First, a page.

Thursday, 10 June 2010

Glorious Gloucestershire 1 - Sudeley Castle

Life doesn't get much better than this! I've just spent three days in the Cotswolds looking at gardens, and even though the weather could have been better, I saw seven glorious gardens; attended a photography course with Clive Nichols, one of our leading UK garden photographers (more about that in a later post); and met some very talented and interesting head gardeners, so there'll be lots of posts from me in the next couple of weeks and many additions to my Garden Directory.
     On my way home today, I stopped at Sudeley Castle, which dates back to the 10th century. The Castle was built by Baron Sudeley in the 15th century, and although it has had many different residents since medieval times, and fallen under siege on many occasions, it was purchased by wealthy glove-making brothers - John and William Dent - in the middle of the 19th century and is still inhabited today by Dent descendents.
The Grade II listed gardens date back 300 years, and were restored and redesigned in the 19th century by Emma Dent. They include many different areas, but part of their charm is the backdrop of the ruined castle (above) and the Queen's Garden (top) is the centrepiece that makes a lasting impression on visitors, with its huge yew hedges and wonderful roses.  The whole estate extends to more than 1,200 acres, with wonderful views over the Cotswold countryside, and there are ten different garden areas including a White Garden, Mulberry Garden, and a Secret Garden, designed by Rosemary Verey to celebrate the marriage of the current castle residents, Lord and Lady Ashcombe in 1979.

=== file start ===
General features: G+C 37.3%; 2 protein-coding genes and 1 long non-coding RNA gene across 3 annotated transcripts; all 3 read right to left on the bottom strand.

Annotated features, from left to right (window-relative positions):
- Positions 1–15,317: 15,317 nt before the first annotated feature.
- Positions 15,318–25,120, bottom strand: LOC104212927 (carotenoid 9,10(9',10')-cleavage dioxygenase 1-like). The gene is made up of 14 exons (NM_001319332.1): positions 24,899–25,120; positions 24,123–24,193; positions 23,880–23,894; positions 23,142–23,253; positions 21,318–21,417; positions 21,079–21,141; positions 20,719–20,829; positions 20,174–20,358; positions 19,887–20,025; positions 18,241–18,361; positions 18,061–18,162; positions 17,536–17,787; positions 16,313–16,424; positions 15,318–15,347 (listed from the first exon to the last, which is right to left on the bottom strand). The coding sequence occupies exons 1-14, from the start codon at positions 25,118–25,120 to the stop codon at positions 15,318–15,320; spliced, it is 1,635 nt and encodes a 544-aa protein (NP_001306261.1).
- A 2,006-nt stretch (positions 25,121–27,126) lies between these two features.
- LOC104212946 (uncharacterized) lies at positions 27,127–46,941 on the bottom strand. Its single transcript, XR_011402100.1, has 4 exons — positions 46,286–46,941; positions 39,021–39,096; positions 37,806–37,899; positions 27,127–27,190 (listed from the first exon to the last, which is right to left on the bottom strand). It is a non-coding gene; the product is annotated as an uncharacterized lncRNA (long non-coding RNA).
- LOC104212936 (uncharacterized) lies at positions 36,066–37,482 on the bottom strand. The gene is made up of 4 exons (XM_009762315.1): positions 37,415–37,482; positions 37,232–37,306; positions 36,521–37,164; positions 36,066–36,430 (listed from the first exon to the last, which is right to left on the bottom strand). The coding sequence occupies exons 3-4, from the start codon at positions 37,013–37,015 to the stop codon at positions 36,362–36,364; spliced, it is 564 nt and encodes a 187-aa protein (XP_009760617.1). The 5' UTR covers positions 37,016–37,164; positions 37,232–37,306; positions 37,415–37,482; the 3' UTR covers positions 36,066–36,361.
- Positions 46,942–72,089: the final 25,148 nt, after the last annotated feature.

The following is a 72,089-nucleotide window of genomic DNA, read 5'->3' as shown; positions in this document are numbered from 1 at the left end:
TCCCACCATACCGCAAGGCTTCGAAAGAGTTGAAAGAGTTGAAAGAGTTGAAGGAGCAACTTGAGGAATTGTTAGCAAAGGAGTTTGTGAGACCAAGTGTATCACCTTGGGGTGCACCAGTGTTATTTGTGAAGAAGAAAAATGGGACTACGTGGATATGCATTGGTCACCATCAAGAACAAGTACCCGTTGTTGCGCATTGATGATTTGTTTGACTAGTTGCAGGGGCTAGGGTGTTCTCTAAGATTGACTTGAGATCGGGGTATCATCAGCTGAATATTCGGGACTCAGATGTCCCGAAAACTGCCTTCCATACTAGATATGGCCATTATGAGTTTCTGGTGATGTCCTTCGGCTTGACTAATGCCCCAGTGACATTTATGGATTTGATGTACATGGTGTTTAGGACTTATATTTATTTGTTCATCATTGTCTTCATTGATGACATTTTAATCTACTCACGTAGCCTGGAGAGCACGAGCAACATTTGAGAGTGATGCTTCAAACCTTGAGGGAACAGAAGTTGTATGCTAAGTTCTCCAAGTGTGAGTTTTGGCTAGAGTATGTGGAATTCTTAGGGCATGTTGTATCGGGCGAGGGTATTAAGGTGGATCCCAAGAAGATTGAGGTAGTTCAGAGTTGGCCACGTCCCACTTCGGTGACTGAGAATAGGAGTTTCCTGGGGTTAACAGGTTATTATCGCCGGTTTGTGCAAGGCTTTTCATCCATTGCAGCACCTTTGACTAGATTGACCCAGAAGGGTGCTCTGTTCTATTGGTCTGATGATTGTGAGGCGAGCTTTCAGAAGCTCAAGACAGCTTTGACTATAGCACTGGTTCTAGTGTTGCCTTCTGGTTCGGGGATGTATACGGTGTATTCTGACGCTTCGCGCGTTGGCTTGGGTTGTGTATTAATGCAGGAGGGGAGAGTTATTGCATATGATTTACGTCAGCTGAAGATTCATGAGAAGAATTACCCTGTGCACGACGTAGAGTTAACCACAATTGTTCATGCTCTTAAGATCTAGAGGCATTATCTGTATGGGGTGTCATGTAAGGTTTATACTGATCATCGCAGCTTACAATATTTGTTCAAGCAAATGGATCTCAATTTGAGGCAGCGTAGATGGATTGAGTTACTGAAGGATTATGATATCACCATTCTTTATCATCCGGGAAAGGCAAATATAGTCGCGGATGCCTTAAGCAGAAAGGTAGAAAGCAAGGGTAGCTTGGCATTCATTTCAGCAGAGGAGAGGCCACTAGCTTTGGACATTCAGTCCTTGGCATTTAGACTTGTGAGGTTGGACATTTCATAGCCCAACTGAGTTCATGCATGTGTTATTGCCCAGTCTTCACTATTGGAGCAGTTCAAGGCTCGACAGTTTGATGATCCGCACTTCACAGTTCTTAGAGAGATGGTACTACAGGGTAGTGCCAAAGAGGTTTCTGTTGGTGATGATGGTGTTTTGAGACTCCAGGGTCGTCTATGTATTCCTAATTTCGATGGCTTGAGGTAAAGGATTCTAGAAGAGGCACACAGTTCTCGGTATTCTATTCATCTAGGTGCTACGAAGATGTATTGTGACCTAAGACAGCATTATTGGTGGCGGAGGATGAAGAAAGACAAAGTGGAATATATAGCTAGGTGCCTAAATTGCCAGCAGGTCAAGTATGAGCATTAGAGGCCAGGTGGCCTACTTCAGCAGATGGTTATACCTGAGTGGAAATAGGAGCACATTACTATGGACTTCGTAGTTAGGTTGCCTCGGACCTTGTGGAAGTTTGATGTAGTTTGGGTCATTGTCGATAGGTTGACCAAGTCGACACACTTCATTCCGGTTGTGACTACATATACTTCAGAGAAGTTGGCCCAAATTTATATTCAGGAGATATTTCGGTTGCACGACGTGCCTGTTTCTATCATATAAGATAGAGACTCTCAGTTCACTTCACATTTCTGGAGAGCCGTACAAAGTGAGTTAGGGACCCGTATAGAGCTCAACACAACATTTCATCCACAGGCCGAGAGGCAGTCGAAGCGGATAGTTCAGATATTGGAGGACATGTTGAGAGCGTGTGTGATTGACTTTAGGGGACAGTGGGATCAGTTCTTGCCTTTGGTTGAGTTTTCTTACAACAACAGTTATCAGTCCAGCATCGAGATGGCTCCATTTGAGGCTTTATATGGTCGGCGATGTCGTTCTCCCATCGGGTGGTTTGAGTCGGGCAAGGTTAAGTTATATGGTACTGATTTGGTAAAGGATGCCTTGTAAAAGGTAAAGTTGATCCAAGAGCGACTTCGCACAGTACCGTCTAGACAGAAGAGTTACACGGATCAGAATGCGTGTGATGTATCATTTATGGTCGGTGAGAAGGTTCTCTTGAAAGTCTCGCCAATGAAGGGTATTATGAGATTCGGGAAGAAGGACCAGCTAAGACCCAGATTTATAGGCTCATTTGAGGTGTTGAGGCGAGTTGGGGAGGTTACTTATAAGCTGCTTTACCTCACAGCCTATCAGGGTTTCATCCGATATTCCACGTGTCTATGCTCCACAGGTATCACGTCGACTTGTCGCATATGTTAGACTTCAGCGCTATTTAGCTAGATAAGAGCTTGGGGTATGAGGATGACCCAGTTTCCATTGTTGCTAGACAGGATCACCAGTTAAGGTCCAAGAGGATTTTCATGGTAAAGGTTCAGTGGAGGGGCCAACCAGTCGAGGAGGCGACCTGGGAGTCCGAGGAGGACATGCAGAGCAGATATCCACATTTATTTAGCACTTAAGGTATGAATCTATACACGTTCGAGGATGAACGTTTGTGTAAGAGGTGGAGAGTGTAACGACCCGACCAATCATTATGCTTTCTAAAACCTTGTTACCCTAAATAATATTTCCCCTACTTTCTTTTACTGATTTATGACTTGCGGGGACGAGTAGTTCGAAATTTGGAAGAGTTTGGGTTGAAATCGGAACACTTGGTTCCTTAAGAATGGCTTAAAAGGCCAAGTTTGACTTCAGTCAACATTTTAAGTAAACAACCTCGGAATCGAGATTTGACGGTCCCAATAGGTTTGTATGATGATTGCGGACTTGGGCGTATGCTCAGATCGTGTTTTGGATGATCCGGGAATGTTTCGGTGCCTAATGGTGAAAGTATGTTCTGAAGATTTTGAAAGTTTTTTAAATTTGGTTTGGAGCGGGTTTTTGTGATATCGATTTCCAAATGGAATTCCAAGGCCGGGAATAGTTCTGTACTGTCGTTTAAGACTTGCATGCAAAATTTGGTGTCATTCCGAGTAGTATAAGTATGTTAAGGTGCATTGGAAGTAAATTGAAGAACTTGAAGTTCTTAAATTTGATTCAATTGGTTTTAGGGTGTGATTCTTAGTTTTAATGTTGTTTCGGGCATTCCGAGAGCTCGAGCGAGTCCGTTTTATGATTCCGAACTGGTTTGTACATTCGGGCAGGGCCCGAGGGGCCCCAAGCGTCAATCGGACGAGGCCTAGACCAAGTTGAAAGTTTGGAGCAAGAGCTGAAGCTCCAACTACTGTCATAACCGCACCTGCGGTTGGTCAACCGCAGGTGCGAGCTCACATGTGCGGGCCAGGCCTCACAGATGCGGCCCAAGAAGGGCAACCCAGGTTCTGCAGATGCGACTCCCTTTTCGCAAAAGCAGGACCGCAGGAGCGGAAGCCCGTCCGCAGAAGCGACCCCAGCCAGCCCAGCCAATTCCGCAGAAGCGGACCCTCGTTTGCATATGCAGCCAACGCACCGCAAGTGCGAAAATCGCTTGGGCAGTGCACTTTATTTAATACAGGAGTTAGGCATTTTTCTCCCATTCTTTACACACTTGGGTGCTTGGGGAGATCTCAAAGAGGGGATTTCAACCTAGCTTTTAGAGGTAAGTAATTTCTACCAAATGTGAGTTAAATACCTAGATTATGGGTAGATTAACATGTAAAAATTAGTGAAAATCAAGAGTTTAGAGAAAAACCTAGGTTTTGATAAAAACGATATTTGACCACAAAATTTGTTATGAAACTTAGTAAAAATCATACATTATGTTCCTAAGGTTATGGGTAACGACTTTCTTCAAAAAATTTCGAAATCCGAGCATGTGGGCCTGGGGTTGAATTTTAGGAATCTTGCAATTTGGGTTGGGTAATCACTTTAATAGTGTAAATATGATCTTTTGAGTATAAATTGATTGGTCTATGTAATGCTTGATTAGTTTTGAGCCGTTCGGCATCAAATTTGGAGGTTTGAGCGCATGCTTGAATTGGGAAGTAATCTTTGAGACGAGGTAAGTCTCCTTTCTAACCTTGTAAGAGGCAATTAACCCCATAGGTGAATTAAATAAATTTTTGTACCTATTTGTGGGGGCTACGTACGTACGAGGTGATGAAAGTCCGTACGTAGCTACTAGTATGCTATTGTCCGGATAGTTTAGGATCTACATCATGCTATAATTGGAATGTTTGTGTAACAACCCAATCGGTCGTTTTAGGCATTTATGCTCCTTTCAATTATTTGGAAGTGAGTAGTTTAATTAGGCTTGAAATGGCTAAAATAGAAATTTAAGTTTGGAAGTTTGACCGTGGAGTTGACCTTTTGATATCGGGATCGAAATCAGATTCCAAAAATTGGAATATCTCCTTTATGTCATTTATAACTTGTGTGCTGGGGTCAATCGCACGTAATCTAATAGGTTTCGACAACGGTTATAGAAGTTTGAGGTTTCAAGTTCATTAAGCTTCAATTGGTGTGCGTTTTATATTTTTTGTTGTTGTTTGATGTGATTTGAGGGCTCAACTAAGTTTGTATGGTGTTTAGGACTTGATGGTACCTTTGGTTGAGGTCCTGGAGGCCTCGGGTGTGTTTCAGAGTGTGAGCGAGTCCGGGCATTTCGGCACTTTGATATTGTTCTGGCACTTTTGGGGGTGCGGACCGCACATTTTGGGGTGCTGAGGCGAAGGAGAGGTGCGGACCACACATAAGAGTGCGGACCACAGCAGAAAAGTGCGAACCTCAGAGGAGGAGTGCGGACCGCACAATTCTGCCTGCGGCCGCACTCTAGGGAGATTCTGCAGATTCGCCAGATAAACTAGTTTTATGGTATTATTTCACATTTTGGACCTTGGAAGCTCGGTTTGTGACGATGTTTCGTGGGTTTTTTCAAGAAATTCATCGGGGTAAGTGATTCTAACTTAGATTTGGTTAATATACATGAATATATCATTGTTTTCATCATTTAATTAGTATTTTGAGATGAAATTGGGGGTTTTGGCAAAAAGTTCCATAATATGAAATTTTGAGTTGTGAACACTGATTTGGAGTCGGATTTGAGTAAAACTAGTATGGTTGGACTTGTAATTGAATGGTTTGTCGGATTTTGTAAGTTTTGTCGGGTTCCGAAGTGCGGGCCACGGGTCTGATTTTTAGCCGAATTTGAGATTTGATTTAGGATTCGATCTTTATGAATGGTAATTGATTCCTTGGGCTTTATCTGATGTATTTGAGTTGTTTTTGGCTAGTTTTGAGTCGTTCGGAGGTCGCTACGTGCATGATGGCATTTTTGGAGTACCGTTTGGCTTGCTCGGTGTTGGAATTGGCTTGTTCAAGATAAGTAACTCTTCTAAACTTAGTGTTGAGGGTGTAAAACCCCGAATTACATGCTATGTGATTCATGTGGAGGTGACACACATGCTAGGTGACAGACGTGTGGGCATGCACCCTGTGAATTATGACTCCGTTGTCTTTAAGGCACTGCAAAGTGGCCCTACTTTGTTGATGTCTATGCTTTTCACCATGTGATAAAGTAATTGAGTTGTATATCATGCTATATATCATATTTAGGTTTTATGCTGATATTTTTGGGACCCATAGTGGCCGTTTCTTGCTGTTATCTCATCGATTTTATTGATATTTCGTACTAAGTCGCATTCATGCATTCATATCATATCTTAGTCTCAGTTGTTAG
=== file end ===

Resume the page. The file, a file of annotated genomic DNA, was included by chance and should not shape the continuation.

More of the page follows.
The gardens at Sudeley are really magnificent, but one of my favourite areas is the wonderful Knot Garden (above) with a Moorish mosaic fountain in the centre, which was created in 1995 and incorporates a design taken from a dress pattern worn by Elizabeth I in a portrait that hangs in the castle. It is hidden away behind the Queen's Garden and has an adjacent exhibition terrace showing how it was conceived and designed.
Equally lovely is the garden within the ruined tithe barn (above) with its glorious borders, and this stands next to a pond filled with koi carp.  There's a lot to see at Sudeley so you will need several hours to fully appreciate the gardens. And then of course, there's the castle, which you can see on a guided tour.  But it does get crowded, so arrive early to get ahead of the coach parties!  


  1. Lovely

    I know Sudeley and it's glorious.

    A photography course with Clive Nichols.... I'm franky jealous, please pass on any tips... He's a great photographer, do you know of Jonathan Buckley, another great talent

  2. Love Sudeley Castle have sat and painted there many times.

  3. Dear Galloping Gardener - your photographs are so wonderful and professional! I had the luck to meet Rosemary Verey once - and see her beautiful knotgarden with box and gamander (I referred to it in my blog on "Box"). You give so many ideas where one could travel to - thank you! Britta